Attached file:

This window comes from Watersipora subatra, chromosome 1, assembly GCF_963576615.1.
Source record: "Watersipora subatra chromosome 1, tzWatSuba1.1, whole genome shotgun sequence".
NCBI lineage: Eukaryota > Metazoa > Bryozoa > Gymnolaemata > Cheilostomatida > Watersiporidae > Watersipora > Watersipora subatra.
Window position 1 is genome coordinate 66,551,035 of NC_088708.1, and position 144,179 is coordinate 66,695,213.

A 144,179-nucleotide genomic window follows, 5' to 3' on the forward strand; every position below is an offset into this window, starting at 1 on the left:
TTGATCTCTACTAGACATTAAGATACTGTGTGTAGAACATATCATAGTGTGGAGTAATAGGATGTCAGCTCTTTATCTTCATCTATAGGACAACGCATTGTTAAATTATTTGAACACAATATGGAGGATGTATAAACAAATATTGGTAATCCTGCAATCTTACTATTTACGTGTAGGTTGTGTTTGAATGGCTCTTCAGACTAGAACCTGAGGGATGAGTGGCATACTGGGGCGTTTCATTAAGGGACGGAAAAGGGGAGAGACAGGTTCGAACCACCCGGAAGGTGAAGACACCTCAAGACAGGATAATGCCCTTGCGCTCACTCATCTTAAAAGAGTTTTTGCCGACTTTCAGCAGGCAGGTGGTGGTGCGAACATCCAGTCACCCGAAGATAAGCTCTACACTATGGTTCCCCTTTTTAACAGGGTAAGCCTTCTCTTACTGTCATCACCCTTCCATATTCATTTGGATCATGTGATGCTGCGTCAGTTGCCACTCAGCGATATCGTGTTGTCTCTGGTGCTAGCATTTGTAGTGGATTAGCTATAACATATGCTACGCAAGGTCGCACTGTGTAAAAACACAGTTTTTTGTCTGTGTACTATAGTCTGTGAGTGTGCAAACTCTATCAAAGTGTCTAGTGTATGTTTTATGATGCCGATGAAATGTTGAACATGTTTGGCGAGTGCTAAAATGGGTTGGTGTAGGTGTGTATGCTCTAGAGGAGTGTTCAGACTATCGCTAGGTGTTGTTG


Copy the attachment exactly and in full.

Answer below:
This window comes from Watersipora subatra, chromosome 1, assembly GCF_963576615.1.
Source record: "Watersipora subatra chromosome 1, tzWatSuba1.1, whole genome shotgun sequence".
NCBI lineage: Eukaryota > Metazoa > Bryozoa > Gymnolaemata > Cheilostomatida > Watersiporidae > Watersipora > Watersipora subatra.
Window position 1 is genome coordinate 66,551,035 of NC_088708.1, and position 144,179 is coordinate 66,695,213.

A 144,179-nucleotide genomic window follows, 5' to 3' on the forward strand; every position below is an offset into this window, starting at 1 on the left:
TTGATCTCTACTAGACATTAAGATACTGTGTGTAGAACATATCATAGTGTGGAGTAATAGGATGTCAGCTCTTTATCTTCATCTATAGGACAACGCATTGTTAAATTATTTGAACACAATATGGAGGATGTATAAACAAATATTGGTAATCCTGCAATCTTACTATTTACGTGTAGGTTGTGTTTGAATGGCTCTTCAGACTAGAACCTGAGGGATGAGTGGCATACTGGGGCGTTTCATTAAGGGACGGAAAAGGGGAGAGACAGGTTCGAACCACCCGGAAGGTGAAGACACCTCAAGACAGGATAATGCCCTTGCGCTCACTCATCTTAAAAGAGTTTTTGCCGACTTTCAGCAGGCAGGTGGTGGTGCGAACATCCAGTCACCCGAAGATAAGCTCTACACTATGGTTCCCCTTTTTAACAGGGTAAGCCTTCTCTTACTGTCATCACCCTTCCATATTCATTTGGATCATGTGATGCTGCGTCAGTTGCCACTCAGCGATATCGTGTTGTCTCTGGTGCTAGCATTTGTAGTGGATTAGCTATAACATATGCTACGCAAGGTCGCACTGTGTAAAAACACAGTTTTTTGTCTGTGTACTATAGTCTGTGAGTGTGCAAACTCTATCAAAGTGTCTAGTGTATGTTTTATGATGCCGATGAAATGTTGAACATGTTTGGCGAGTGCTAAAATGGGTTGGTGTAGGTGTGTATGCTCTAGAGGAGTGTTCAGACTATCGCTAGGTGTTGTTG